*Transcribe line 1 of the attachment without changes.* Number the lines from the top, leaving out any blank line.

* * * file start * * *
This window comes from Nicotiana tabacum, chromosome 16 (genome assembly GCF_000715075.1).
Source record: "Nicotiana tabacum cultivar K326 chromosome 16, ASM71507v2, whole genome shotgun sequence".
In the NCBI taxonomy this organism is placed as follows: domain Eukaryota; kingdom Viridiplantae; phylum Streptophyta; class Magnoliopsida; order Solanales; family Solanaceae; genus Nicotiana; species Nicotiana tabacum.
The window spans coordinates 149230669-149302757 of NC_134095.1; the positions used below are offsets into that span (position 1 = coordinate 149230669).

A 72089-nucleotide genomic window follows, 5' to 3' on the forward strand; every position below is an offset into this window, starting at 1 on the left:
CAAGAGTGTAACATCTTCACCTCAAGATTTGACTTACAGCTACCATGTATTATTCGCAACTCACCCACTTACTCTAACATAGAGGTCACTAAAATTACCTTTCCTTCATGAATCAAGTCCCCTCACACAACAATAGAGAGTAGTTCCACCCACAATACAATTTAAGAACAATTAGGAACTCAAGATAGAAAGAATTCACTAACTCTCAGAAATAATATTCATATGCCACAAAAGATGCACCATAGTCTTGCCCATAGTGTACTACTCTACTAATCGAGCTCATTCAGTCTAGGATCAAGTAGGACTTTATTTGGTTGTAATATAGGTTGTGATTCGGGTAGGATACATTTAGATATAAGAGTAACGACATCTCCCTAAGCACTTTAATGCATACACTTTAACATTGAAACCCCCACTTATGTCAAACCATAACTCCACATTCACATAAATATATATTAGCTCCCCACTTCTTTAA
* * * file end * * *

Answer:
This window comes from Nicotiana tabacum, chromosome 16 (genome assembly GCF_000715075.1).